AMD's aging AM4 platform has been around since 2016, and it's a socket that AMD has promised to support for "for many years." We thought we'd waved goodbye to AM4 for good, but a new leak says that AMD has two new 3D V-Cache chips in the works, namely the Ryzen 7 5700X3D and the Ryzen 5 5500X3D. If the rumor is to be believed, AMD may not be done with AM4 yet, which is great news for those hoping not to have to upgrade their entire PC just to get the latest performance.

As per the user @g01d3nm4ng0 on Twitter, the new chips will serve up the same massive L3 cache we've come to expect from AMD's X3D chips, making them solid options for gamers on a tighter budget. No one expected that AMD would keep releasing new versions of last-gen chips well over a year since the launch of the Ryzen 7000, and yet, it seems that they're in the works.

Read more
AMD next-gen CPUs might deliver the biggest upgrade in years
A hand holding the Ryzen 9 7950X in front of a green light.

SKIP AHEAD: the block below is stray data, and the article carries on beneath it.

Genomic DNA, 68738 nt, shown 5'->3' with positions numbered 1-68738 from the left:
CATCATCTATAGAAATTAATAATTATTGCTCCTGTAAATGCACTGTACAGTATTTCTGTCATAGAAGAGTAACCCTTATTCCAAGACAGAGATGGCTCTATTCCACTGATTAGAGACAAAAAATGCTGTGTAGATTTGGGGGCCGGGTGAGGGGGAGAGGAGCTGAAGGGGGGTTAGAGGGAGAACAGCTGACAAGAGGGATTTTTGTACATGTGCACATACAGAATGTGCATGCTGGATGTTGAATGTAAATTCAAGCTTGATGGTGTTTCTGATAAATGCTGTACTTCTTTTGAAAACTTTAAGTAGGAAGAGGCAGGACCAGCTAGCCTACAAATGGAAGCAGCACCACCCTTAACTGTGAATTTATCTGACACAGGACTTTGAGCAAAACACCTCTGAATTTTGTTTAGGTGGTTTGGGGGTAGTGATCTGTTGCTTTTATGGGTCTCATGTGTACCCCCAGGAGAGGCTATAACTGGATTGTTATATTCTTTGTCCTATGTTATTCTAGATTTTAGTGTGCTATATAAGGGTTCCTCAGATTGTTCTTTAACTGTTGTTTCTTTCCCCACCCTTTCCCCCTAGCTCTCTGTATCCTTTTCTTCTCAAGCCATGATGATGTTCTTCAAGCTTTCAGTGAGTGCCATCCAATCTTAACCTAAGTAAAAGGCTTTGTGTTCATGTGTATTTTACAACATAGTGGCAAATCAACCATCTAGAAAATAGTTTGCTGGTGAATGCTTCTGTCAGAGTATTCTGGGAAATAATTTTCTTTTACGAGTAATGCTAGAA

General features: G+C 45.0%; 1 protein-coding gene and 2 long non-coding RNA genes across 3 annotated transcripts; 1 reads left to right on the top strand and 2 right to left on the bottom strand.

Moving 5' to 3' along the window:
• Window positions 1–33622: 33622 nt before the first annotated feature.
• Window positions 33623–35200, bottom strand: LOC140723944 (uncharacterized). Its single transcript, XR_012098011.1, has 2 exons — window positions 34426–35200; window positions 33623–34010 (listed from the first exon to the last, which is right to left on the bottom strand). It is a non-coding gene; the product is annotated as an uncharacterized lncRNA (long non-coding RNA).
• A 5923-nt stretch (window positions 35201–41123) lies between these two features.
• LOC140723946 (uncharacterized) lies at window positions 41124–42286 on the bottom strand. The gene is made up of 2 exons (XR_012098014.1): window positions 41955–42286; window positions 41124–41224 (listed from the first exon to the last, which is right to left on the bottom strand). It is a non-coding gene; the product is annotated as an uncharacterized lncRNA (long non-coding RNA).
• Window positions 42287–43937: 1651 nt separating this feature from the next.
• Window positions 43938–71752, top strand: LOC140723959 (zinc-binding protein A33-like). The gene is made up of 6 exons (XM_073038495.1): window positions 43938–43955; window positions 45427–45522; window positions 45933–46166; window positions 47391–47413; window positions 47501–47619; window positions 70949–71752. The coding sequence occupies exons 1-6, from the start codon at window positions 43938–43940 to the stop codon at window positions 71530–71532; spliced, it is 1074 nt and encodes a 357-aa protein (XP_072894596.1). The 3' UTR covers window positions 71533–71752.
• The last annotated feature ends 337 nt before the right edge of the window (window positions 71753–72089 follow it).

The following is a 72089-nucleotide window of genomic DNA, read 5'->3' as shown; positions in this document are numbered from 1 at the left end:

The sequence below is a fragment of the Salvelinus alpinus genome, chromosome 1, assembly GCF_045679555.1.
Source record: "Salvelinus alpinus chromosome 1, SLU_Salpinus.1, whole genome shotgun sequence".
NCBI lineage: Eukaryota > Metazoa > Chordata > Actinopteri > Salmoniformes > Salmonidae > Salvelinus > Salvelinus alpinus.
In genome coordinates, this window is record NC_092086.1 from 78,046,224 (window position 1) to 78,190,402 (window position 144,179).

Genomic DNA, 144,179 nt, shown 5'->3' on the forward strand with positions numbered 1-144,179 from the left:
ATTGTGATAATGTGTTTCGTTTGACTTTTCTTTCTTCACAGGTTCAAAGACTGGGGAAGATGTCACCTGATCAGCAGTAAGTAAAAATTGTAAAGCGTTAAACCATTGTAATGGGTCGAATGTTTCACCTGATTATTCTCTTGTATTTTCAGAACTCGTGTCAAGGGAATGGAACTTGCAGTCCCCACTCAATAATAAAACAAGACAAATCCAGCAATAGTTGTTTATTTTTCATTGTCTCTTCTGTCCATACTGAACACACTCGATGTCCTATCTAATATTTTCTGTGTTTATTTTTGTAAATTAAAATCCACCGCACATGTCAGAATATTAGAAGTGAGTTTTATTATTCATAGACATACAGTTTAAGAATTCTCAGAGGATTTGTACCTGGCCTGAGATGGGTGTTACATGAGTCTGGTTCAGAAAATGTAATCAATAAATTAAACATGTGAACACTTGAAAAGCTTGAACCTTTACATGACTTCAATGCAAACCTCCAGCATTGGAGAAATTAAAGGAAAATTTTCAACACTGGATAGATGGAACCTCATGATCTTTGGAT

AMD already makes some of the best processors, but it looks like the next generation of Zen CPUs might give us even more to be excited about. According to early benchmarks and estimates, next-gen Zen 5 processors are expected to deliver a huge performance boost, reaching as high as 30%. Even leaving a little room for error, it seems that AMD might be about to deliver its most impressive upgrade in several years.

This thrilling bit of speculation comes from RedGamingTech. While it's still very early days, the YouTuber was able to provide some rough benchmarks. While he claims these come from a reputable source, it's a good thing to remember that we're still a long way off from seeing Zen 5 CPUs in the flesh -- most likely a year or more. As such, make sure to not take this information at face value.

Read more
AMD’s upcoming Ryzen 5 5600X3D could completely dethrone Intel in budget builds
AMD Ryzen 5 5600X3D box.

If you thought that Zen 3 was over, think again -- AMD is releasing a brand new Zen 3 processor that might be powerful enough to rival some of the best CPUs on the market. The Ryzen 5 5600X3D will harness the power of AMD's 3D V-Cache to deliver solid gaming performance at an affordable price.

AMD's new CPU might challenge Intel at a price point where it currently dominates. There's a catch, though -- the CPU is a limited edition model, so those who want to upgrade will need to act fast. Here's everything we know about the Ryzen 5 5600X3D.

Read more